III. Homeopathy

This system of medical practice is based on the Law of Similars, or the theory that any substance that can produce symptoms of disease or illness in a healthy individual can cure those symptoms in a sick individual. Administered in diluted form, homeopathic remedies are derived from plant, animal, and mineral sources. Numbering in the thousands, these over-the-counter natural remedies have been used to treat a variety of ailments including allergies, asthma, influenza, headaches, and indigestion. Homeopathy offers a low-risk, affordable approach to many acute and chronic conditions. Although individuals have used homeopathy for self-care/healing for many years, the optimal effect is realized only when the “proper” remedy is selected. Homeopathic remedies are now widely available in drug stores and health food stores, but are often marketed as standard drugs, meaning, a specific remedy or combination of remedies is indicated for each condition. However, the classic prescribing of homeopathic remedies is based on the personal characteristics and symptoms of the particular individual rather than the specific condition, which is extremely important in treating serious health conditions. Although not harmful, selection of an incorrect remedy will simply have no effect, often resulting in the dismissal of this treatment approach prematurely. For this reason, it is best to consult a well-trained and experienced homeopath for the best results. Keeping this in mind, a listing of some of the homeopathic remedies commonly recommended for specific rheumatic conditions are given here (dosages are indicated by letters and numbers, such as “12 C”).

  • Ankylosing spondylitis. Tuberculinum nosode, 12 C (only in the early stages of the disease).

  • Fibromyalgia. Cimicifuga racemosa, 9 C.

  • Rheumatoid arthritis (RA). Streptococcin nosode, 12 C (only in the early stages of the disease).

  • Rheumatic joints. Apis mellifica, 9 C (for painless swelling) and Bryonia alba, 9 C (for painful swelling).

IV. Naturopathy

This broad system of medicine is based on the theory that the body is a self-regulating mechanism with the natural ability to maintain a state of health and wellness. Emphasis is placed on employing healthy practices (prevention) and self-healing. Practitioners of naturopathy generally elect to avoid invasive procedures and the use of synthetic drugs, and try to cure illness and disease by harnessing the body’s natural healing powers. This is accomplished by the use of a combination of modalities from practices such as herbal medicine, homeopathic treatment, massage, dietary supplements, and other physical therapies. Causes of the illness, or root causes as they are sometimes referred to, are identified and treated using a holistic approach. The doctor assumes the role of an educator and a motivator to enable individuals to take responsibility for their own health. The relationship between the physician and patient, in essence, becomes part of the therapy.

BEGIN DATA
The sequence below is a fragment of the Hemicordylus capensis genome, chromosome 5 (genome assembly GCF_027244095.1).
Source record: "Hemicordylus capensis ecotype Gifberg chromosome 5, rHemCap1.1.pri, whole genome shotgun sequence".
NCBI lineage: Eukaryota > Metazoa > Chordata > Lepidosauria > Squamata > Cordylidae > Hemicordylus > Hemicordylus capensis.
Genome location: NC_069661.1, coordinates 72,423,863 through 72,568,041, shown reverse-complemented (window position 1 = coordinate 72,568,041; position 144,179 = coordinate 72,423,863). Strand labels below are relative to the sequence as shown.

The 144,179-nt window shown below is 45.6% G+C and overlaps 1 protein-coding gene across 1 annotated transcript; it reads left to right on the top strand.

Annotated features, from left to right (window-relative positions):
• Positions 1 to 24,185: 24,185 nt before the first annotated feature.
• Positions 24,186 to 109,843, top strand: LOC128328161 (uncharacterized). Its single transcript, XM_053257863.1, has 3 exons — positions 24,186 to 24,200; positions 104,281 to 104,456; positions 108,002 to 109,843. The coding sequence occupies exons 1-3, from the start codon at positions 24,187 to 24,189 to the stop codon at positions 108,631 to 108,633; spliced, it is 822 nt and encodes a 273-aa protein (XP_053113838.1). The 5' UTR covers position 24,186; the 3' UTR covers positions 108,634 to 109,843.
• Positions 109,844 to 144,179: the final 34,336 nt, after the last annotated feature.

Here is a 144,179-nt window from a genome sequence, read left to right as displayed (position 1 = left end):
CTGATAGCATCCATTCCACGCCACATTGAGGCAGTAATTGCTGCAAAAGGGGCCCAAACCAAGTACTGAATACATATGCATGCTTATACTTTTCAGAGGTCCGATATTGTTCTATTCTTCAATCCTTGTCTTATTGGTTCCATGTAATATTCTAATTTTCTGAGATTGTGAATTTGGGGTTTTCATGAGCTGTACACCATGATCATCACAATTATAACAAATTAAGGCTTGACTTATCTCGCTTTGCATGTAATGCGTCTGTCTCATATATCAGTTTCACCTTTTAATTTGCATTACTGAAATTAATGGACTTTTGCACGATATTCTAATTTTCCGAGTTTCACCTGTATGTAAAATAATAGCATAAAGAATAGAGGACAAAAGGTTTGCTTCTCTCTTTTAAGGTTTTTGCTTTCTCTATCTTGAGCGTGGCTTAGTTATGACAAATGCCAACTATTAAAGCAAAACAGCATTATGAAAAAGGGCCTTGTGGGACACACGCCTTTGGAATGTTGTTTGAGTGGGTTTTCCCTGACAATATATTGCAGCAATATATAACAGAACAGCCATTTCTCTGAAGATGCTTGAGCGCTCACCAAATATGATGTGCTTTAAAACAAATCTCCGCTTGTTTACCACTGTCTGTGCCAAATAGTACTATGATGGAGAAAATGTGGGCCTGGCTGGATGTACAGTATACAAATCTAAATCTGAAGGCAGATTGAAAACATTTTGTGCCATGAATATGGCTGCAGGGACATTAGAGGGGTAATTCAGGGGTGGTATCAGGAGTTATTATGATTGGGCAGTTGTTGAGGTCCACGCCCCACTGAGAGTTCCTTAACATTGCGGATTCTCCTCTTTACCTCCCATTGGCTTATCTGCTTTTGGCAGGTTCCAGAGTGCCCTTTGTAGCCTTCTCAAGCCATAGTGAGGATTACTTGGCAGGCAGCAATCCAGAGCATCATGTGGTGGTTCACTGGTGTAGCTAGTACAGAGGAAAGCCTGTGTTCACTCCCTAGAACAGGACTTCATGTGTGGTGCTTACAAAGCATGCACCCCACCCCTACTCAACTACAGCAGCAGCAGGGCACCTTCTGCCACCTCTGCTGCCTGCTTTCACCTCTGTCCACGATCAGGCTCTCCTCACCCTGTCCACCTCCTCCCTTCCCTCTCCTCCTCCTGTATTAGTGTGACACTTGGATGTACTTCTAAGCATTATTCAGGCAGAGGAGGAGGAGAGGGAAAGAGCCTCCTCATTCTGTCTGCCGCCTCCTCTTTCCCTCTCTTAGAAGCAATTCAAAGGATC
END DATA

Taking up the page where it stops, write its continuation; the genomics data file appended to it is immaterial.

I. Chiropractic

The third largest independent health profession in the United States, this treatment modality involves adjustment of the spine and joints to influence the body’s nervous system and natural defense mechanisms to alleviate pain and improve general health. Chiropractors make their diagnosis based on physical examination, history, palpation of the spine, and often x-rays. An assumption of chiropractic is that health is a state of balance, particularly of the nervous and musculoskeletal systems. When the spine is fully aligned, nerve energy flows freely to every cell and organ in the body. This free flow of energy nurtures the innate ability of the body to work optimally and coordinate normal body functions. There are three primary treatment goals: (a) to reduce or eliminate pain; (b) to correct the subluxation (or misalignment) of the spine; and (c) to offer preventive maintenance so that the problem does not recur. For the patient with rheumatism, chiropractic can be an effective adjunctive therapy for the back, neck, and shoulder syndromes, sciatica, muscle spasms, headaches, and arthritic conditions.

II. Massage and Bodywork

Therapeutic massage is a means of manipulating muscles and other soft tissues by rubbing, kneading, rolling, pressing, and tapping movements, causing them to relax and lengthen, thereby allowing for pain-relieving oxygen and blood to flow to the affected area(s). Benefits of massage can be experienced on physical, mental, and emotional levels. Massage relieves muscle tension and stiffness, reduces muscle spasm, speeds recovery from exertion, improves joint flexibility and motion, increases ease and efficiency of movement, improves posture, improves local circulation, induces a relaxed state of alertness, reduces anxiety, increases the feeling of well-being, and raises awareness of the mind-body connection. There are four major categories of massage and bodywork (with over 75 different methods).

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Jul 29, 2016 | Posted by in RHEUMATOLOGY | Comments Off on Complementary and Alternative Medicine